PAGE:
I’m sure you’ve heard the phrase “work smarter, not harder.” But if you’ve studied for hours on tests, only to get an F, you probably aren’t.
The truth is, there are multiple evidence-based practices you can use to improve your memory, concentration and encoding skills to help your grades. Now, I’m not saying you should burn your textbooks after reading this. But if you’ve mastered the art of studying, here are some healthy practices you can implement to get better grades.
1. Don’t sleep on sleep.
The amount and quality of sleep you get is the most important factor in creating memories according to The Neuroscientist. Most of us have had psychology, so you should know about encoding, storing and retrieving memories. When we sleep, we go through a process called consolidation, which research suggests has a lot to do with how we encode new information.
2. Wake up early.
There are also many benefits to waking up early—even if you claim you’re not a morning person. In the morning, there are no loud roommates. Everyone you follow on Snapchat is asleep. You have no distractions. Why not get some work done at that time?
Ben Franklin said it best, “Early to bed, early to rise, makes a man healthy, wealthy and wise.”
But if you want something more credible, the Journal of Biological Rhythms reported that morning people slept better than those that woke up later. Their later counterparts were more likely to suffer from sleep disorders. The study also reported that no matter how late these night owls slept in, they always slept for shorter periods of time.
This is a no-brainer. By now, you should know that exercise is not just for vanity. Why do you think doctors recommend exercising to reduce the risk of Alzheimer's? According to Mayo Clinic, physical activity helps the brain by delivering more oxygen-filled blood to the brain. Also, exercising releases certain chemicals in the body that help protect the brain.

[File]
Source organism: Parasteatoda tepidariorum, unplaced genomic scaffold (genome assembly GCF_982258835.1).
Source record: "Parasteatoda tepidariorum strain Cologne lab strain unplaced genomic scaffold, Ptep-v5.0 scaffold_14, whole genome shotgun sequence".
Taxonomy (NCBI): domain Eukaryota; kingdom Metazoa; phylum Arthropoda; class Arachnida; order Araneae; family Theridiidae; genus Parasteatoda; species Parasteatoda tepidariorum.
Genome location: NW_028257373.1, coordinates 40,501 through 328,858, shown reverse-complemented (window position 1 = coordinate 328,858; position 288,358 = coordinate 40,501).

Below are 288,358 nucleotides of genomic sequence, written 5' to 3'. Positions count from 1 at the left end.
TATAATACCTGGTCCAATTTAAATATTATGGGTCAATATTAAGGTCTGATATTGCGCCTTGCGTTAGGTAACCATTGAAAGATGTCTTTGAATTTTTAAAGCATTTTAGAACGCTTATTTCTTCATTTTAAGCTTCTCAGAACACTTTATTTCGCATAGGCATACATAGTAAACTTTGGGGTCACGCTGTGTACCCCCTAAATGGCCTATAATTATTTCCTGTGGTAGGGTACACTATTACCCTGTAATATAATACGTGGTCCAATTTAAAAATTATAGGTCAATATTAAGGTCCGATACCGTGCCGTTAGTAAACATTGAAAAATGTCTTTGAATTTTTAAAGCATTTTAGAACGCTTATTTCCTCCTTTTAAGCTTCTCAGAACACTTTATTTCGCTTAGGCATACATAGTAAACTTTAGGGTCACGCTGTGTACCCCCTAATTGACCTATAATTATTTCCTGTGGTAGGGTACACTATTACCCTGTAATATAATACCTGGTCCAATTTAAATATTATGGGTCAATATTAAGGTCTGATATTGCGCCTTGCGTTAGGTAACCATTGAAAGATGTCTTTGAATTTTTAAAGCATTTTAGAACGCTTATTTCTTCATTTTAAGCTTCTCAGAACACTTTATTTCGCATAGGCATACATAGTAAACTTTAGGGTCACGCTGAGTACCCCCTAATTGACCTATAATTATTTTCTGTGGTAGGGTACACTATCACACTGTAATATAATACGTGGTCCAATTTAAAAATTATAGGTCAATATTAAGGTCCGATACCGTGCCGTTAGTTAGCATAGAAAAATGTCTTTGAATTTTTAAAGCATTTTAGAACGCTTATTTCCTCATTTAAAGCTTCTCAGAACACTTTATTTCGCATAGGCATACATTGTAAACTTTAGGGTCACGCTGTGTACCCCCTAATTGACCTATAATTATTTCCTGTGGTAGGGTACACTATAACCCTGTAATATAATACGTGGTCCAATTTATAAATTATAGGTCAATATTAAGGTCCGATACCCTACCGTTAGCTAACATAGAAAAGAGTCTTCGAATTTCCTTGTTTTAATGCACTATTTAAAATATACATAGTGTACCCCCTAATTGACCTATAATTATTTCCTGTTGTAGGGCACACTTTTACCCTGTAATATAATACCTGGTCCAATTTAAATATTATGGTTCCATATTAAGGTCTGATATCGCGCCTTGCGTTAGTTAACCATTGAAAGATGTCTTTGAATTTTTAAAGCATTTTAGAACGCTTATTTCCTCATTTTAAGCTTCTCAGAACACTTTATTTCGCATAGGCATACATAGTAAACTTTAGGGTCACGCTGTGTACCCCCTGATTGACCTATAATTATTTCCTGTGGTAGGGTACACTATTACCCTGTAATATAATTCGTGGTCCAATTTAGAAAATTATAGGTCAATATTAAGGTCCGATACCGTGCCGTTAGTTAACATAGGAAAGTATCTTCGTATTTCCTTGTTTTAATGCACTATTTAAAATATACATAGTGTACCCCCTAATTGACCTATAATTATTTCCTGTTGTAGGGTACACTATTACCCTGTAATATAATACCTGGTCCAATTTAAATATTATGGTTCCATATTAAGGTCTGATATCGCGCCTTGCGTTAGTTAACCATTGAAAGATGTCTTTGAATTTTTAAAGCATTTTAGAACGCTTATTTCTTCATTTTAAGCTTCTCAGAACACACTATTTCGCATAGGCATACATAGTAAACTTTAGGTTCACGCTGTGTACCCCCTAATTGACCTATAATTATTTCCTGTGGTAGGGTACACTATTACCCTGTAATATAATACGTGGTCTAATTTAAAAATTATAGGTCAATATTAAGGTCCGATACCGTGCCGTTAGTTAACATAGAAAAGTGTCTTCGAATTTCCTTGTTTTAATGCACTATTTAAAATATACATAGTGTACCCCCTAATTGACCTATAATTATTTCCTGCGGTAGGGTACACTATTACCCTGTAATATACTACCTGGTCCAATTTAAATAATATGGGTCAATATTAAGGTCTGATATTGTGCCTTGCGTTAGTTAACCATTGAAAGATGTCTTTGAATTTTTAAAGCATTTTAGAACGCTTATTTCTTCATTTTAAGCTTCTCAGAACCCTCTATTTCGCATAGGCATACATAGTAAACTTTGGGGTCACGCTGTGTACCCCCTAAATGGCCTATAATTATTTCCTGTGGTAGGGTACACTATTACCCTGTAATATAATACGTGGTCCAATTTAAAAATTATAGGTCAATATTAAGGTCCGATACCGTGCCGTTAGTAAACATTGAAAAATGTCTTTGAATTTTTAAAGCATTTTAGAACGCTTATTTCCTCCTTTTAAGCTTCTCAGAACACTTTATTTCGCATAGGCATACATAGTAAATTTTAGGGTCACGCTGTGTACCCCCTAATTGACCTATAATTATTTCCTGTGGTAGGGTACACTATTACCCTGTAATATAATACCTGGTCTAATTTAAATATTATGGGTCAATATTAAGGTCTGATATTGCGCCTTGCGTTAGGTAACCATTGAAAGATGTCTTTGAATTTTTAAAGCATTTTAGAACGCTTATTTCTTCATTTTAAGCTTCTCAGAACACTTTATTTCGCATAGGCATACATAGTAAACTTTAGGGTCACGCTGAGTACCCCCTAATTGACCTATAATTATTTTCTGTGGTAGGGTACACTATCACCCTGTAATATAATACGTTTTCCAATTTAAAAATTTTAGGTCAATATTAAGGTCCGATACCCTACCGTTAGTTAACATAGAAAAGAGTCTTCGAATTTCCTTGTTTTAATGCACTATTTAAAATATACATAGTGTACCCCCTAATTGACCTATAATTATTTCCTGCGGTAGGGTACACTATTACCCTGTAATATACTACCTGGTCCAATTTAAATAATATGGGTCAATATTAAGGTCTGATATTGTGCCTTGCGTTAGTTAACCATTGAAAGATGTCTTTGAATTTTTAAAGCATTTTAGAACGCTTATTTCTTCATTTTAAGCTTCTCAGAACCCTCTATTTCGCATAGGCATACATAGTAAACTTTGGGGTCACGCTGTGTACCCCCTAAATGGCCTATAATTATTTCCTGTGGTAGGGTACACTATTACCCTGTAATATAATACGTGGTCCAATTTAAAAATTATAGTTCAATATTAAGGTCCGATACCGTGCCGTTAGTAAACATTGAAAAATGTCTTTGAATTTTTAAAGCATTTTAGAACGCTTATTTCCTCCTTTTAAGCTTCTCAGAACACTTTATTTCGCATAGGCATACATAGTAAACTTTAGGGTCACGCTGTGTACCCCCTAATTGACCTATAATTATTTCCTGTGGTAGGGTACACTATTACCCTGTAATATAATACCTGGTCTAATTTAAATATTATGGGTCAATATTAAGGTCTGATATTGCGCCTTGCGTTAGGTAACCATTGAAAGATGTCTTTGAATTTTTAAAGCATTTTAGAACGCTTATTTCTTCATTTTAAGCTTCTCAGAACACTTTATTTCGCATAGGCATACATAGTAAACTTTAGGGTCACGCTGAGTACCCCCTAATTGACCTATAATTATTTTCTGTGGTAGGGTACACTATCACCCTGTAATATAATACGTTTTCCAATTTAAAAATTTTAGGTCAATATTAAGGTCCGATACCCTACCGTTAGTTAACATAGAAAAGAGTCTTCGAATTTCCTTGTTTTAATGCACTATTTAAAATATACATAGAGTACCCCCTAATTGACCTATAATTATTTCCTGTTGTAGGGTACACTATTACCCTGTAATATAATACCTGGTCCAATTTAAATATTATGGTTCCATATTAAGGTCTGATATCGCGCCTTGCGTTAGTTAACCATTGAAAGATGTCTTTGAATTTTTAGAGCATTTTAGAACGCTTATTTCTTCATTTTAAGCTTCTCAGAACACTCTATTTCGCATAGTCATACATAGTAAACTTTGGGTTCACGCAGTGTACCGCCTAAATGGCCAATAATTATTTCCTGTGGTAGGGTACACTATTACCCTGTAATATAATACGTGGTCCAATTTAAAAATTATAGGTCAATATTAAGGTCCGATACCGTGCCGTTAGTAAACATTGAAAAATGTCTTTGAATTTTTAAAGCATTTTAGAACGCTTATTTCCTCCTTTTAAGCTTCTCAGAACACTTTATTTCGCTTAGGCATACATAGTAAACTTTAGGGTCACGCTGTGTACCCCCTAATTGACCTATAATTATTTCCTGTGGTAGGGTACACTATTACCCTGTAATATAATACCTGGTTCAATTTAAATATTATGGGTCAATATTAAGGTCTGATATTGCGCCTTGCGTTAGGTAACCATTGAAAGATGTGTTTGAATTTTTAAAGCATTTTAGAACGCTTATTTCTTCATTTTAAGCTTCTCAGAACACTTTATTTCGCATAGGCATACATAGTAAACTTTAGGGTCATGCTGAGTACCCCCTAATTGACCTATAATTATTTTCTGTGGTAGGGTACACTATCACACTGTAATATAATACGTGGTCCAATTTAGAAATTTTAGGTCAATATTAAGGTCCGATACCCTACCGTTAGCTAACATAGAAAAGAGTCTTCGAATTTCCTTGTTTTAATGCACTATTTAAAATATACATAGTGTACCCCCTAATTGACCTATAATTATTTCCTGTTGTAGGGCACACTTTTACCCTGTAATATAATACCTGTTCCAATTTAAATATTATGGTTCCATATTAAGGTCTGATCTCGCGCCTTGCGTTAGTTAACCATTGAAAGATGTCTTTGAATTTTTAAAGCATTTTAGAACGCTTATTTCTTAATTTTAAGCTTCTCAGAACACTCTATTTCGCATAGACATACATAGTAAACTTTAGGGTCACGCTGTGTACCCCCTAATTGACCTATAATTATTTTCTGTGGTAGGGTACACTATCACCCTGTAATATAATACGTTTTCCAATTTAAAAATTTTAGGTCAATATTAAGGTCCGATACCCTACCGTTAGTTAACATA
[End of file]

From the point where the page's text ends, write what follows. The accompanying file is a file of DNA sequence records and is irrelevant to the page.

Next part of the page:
Once you’re ready for a study break, before zipping down your timelines, try giving yourself a five minute dance break, crank out 50 pushups or 50 squats. Get some blood flowing.
4. Be stingy with your time
A lot of things in life are replaceable: your car, your phone, your hair. But one thing you can never get back is your time.
Be stingy with your time. Use your Notes app to jot down everything you do that’s unrelated to school work, and measure how long it takes you to do that. Do this for at least a week.
I noticed that I spent over an hour and thirty minutes every day eating lunch. And, I was eating alone, so I can’t even say I was having an intense, thought-provoking conversation with someone.
We might want to do other things when we eat, like check out what other people are doing online. That’s great and all because you’re taking a break, but even during a quick break, keep note of how much time you’re spending.
Meditation is the process of emptying out our thoughts to make room for silence and internal peace. According to Psychology Today, meditation is great for helping us concentrate.
If you don’t know how to meditate, simply do a quick YouTube search. You can also use meditation apps to help you start.
I’m the kind of person that has thousands of ideas in their brain, but if I sit quietly for a long time, I’ll fall asleep. Therefore, I turn to journaling. I write down all the thoughts swirling in my head in the early morning and dump them out on the page.
Obviously, you have to study to get good grades. But to get even better grades, you’ve got to understand the material. To understand the material, you have to concentrate, spend less time on distractions and have a brain healthy enough to encode new information. These habits will do just that, so adopt them and watch your GPA soar.